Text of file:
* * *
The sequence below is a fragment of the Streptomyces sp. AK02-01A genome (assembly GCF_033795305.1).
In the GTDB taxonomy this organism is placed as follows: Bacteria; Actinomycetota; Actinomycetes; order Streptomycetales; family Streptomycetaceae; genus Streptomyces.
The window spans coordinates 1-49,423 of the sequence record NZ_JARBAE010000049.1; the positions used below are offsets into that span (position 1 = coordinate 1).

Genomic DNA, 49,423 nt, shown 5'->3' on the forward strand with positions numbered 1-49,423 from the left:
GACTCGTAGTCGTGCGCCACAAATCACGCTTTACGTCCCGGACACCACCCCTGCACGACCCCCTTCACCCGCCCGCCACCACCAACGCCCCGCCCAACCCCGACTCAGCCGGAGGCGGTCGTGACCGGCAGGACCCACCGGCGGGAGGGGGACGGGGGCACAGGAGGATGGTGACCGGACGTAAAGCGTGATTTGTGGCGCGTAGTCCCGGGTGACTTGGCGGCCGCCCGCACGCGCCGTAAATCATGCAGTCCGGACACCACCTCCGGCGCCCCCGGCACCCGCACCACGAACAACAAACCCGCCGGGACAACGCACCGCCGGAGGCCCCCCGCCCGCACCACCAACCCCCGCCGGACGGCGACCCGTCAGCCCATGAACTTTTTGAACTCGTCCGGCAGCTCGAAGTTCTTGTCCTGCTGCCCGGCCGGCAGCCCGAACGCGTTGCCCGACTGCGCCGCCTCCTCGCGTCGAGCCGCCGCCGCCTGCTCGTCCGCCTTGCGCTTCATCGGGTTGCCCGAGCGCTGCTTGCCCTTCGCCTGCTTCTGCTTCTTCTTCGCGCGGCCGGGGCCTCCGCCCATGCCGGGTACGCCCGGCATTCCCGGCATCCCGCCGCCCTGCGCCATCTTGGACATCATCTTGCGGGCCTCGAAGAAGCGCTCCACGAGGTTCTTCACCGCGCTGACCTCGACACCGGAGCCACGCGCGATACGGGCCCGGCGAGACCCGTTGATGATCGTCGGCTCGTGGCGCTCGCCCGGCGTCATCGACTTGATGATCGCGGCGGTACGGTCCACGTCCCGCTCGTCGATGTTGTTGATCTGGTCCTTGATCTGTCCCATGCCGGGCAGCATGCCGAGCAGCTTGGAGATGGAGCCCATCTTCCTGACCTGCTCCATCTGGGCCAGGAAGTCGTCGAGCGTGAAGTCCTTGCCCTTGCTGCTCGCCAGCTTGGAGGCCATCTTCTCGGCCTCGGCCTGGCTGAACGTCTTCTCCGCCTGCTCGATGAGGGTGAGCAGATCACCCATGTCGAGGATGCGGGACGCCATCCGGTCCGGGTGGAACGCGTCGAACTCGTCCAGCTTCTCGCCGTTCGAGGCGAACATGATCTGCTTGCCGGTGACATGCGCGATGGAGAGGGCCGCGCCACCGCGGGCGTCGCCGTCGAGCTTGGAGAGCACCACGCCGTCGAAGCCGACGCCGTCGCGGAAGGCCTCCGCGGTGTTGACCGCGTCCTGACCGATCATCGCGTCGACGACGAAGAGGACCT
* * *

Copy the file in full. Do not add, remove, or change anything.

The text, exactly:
The sequence below is a fragment of the Streptomyces sp. AK02-01A genome (assembly GCF_033795305.1).
In the GTDB taxonomy this organism is placed as follows: Bacteria; Actinomycetota; Actinomycetes; order Streptomycetales; family Streptomycetaceae; genus Streptomyces.
The window spans coordinates 1-49,423 of the sequence record NZ_JARBAE010000049.1; the positions used below are offsets into that span (position 1 = coordinate 1).

Genomic DNA, 49,423 nt, shown 5'->3' on the forward strand with positions numbered 1-49,423 from the left:
GACTCGTAGTCGTGCGCCACAAATCACGCTTTACGTCCCGGACACCACCCCTGCACGACCCCCTTCACCCGCCCGCCACCACCAACGCCCCGCCCAACCCCGACTCAGCCGGAGGCGGTCGTGACCGGCAGGACCCACCGGCGGGAGGGGGACGGGGGCACAGGAGGATGGTGACCGGACGTAAAGCGTGATTTGTGGCGCGTAGTCCCGGGTGACTTGGCGGCCGCCCGCACGCGCCGTAAATCATGCAGTCCGGACACCACCTCCGGCGCCCCCGGCACCCGCACCACGAACAACAAACCCGCCGGGACAACGCACCGCCGGAGGCCCCCCGCCCGCACCACCAACCCCCGCCGGACGGCGACCCGTCAGCCCATGAACTTTTTGAACTCGTCCGGCAGCTCGAAGTTCTTGTCCTGCTGCCCGGCCGGCAGCCCGAACGCGTTGCCCGACTGCGCCGCCTCCTCGCGTCGAGCCGCCGCCGCCTGCTCGTCCGCCTTGCGCTTCATCGGGTTGCCCGAGCGCTGCTTGCCCTTCGCCTGCTTCTGCTTCTTCTTCGCGCGGCCGGGGCCTCCGCCCATGCCGGGTACGCCCGGCATTCCCGGCATCCCGCCGCCCTGCGCCATCTTGGACATCATCTTGCGGGCCTCGAAGAAGCGCTCCACGAGGTTCTTCACCGCGCTGACCTCGACACCGGAGCCACGCGCGATACGGGCCCGGCGAGACCCGTTGATGATCGTCGGCTCGTGGCGCTCGCCCGGCGTCATCGACTTGATGATCGCGGCGGTACGGTCCACGTCCCGCTCGTCGATGTTGTTGATCTGGTCCTTGATCTGTCCCATGCCGGGCAGCATGCCGAGCAGCTTGGAGATGGAGCCCATCTTCCTGACCTGCTCCATCTGGGCCAGGAAGTCGTCGAGCGTGAAGTCCTTGCCCTTGCTGCTCGCCAGCTTGGAGGCCATCTTCTCGGCCTCGGCCTGGCTGAACGTCTTCTCCGCCTGCTCGATGAGGGTGAGCAGATCACCCATGTCGAGGATGCGGGACGCCATCCGGTCCGGGTGGAACGCGTCGAACTCGTCCAGCTTCTCGCCGTTCGAGGCGAACATGATCTGCTTGCCGGTGACATGCGCGATGGAGAGGGCCGCGCCACCGCGGGCGTCGCCGTCGAGCTTGGAGAGCACCACGCCGTCGAAGCCGACGCCGTCGCGGAAGGCCTCCGCGGTGTTGACCGCGTCCTGACCGATCATCGCGTCGACGACGAAGAGGACCT